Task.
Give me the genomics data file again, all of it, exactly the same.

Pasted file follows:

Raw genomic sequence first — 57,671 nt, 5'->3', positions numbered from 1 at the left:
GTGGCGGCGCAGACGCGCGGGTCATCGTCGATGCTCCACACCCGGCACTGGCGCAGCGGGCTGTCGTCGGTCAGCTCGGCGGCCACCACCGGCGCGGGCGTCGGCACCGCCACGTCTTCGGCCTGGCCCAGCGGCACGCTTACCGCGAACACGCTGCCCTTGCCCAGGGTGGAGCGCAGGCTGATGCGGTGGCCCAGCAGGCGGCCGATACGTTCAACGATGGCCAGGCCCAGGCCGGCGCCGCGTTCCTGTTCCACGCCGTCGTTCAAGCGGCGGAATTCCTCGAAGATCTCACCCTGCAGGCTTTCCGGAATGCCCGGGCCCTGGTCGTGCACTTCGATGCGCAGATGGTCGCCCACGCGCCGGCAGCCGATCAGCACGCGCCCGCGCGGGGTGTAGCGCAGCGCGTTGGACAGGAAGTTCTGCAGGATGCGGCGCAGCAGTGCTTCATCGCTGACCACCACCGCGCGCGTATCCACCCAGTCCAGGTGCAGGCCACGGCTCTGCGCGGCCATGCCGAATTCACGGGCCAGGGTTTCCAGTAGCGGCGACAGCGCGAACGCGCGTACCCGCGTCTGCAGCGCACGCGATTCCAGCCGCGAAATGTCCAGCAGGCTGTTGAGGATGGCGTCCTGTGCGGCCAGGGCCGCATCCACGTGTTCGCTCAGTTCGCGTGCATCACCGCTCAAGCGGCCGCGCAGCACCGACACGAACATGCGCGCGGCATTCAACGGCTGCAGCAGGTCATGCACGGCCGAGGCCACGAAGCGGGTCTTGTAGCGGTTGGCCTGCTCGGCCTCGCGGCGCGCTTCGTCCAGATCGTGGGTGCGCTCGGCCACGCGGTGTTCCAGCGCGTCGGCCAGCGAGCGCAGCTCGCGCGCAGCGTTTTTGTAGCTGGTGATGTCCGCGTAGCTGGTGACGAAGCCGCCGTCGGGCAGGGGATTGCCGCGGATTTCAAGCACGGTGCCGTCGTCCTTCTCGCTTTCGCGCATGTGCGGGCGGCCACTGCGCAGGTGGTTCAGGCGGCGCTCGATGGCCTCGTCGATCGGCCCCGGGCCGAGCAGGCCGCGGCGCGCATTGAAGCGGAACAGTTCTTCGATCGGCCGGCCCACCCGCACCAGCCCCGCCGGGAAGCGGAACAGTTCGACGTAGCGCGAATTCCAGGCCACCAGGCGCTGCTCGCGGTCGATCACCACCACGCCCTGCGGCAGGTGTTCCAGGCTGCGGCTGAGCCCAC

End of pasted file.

Raw genomic sequence first — 57,671 nt, 5'->3', positions numbered from 1 at the left:
GTGGCGGCGCAGACGCGCGGGTCATCGTCGATGCTCCACACCCGGCACTGGCGCAGCGGGCTGTCGTCGGTCAGCTCGGCGGCCACCACCGGCGCGGGCGTCGGCACCGCCACGTCTTCGGCCTGGCCCAGCGGCACGCTTACCGCGAACACGCTGCCCTTGCCCAGGGTGGAGCGCAGGCTGATGCGGTGGCCCAGCAGGCGGCCGATACGTTCAACGATGGCCAGGCCCAGGCCGGCGCCGCGTTCCTGTTCCACGCCGTCGTTCAAGCGGCGGAATTCCTCGAAGATCTCACCCTGCAGGCTTTCCGGAATGCCCGGGCCCTGGTCGTGCACTTCGATGCGCAGATGGTCGCCCACGCGCCGGCAGCCGATCAGCACGCGCCCGCGCGGGGTGTAGCGCAGCGCGTTGGACAGGAAGTTCTGCAGGATGCGGCGCAGCAGTGCTTCATCGCTGACCACCACCGCGCGCGTATCCACCCAGTCCAGGTGCAGGCCACGGCTCTGCGCGGCCATGCCGAATTCACGGGCCAGGGTTTCCAGTAGCGGCGACAGCGCGAACGCGCGTACCCGCGTCTGCAGCGCACGCGATTCCAGCCGCGAAATGTCCAGCAGGCTGTTGAGGATGGCGTCCTGTGCGGCCAGGGCCGCATCCACGTGTTCGCTCAGTTCGCGTGCATCACCGCTCAAGCGGCCGCGCAGCACCGACACGAACATGCGCGCGGCATTCAACGGCTGCAGCAGGTCATGCACGGCCGAGGCCACGAAGCGGGTCTTGTAGCGGTTGGCCTGCTCGGCCTCGCGGCGCGCTTCGTCCAGATCGTGGGTGCGCTCGGCCACGCGGTGTTCCAGCGCGTCGGCCAGCGAGCGCAGCTCGCGCGCAGCGTTTTTGTAGCTGGTGATGTCCGCGTAGCTGGTGACGAAGCCGCCGTCGGGCAGGGGATTGCCGCGGATTTCAAGCACGGTGCCGTCGTCCTTCTCGCTTTCGCGCATGTGCGGGCGGCCACTGCGCAGGTGGTTCAGGCGGCGCTCGATGGCCTCGTCGATCGGCCCCGGGCCGAGCAGGCCGCGGCGCGCATTGAAGCGGAACAGTTCTTCGATCGGCCGGCCCACCCGCACCAGCCCCGCCGGGAAGCGGAACAGTTCGACGTAGCGCGAATTCCAGGCCACCAGGCGCTGCTCGCGGTCGATCACCACCACGCCCTGCGGCAGGTGTTCCAGGCTGCGGCTGAGCCCAC